The government needs to encourage indigenous manufacturing and technology in the domestic electrical equipment industry, as done by several countries, including China by:•Framing model procurement guidelines for utilities•Ushering in standardisation of product specifications and design parameters•Limiting participation in tenders for bidding for domestically funded projects to domestic manufacturers only•Putting in place a requirement of setting up a manufacturing facility in India, within a specified timeframe of the award of the tender, where foreign bidding is allowed, to provide for level-playing field bidding, that is, phased manufacturing process (PMP) should be made mandatory in the country for supply of major equipment•Stipulating a minimum percentage of the total procurement by any utility to be of ‘Made in India’ products•Stipulating some amount of price preference for Indian products in procurement by utilities•Supporting commercialisation of innovations•Facilitating access of Indian manufacturers to foreign technologies and know-how•Providing fiscal incentives and subsidies for developing indigenous technologies and innovative productsEncouraging exports•Protecting the domestic industry’s interests under different FTAs.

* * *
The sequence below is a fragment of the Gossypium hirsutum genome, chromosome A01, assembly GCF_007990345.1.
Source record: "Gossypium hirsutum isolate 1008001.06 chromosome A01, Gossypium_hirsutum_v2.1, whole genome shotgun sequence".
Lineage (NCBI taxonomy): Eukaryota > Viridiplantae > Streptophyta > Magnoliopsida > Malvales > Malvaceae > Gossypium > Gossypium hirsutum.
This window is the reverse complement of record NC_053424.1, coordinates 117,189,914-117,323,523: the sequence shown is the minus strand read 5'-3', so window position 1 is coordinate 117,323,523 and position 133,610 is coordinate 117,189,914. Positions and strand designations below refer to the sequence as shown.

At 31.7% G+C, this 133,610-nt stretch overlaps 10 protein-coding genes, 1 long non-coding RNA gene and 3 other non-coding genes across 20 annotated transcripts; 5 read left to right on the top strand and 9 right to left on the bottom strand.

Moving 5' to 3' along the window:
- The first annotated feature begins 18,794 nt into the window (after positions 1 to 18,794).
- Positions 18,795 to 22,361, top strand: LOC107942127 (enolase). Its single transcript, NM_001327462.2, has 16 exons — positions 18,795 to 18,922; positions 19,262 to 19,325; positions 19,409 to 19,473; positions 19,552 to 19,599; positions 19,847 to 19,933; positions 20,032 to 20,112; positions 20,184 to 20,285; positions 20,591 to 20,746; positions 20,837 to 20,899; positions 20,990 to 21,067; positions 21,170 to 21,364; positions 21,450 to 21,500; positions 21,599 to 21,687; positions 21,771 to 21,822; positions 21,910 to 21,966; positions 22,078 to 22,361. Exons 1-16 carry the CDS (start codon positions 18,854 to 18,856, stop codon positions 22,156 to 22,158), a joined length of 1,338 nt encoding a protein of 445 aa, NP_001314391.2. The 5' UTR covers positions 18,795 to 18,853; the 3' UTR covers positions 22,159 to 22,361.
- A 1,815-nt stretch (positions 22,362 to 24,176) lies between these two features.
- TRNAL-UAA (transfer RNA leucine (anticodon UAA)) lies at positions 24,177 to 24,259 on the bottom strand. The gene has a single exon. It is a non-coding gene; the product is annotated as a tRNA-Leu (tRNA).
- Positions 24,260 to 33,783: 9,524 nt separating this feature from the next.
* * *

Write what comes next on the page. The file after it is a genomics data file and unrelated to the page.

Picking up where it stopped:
These measures will support Indian manufacturers and provide necessary safeguards to the domestic industry that is facing non-market competition on cutthroat below-cost entry level prices offered by Chinese manufacturers.
The levy of duty by the government last year on generation equipment for mega power projects (MPPs) /UMPPs (1,000 MW and above) (BCD of 5 per cent, CVD of 12 per cent and SAD of 4 per cent), is welcome, but it gives an effective protection of only 4.7 per cent to domestic manufacturers.
Although, import duty exists on T&D equipment (generally 7.5 per cent BCD) and generation equipment for non-mega projects (generally 5 per cent BCD, including project imports), there is need to hike it further. BCD should be increased to a uniform 10 per cent on all electrical equipment. Import duty reduction should not be even considered in light of the capacity underused in the domestic industry and the huge imports already taking place.(Courtesy: IEEMA)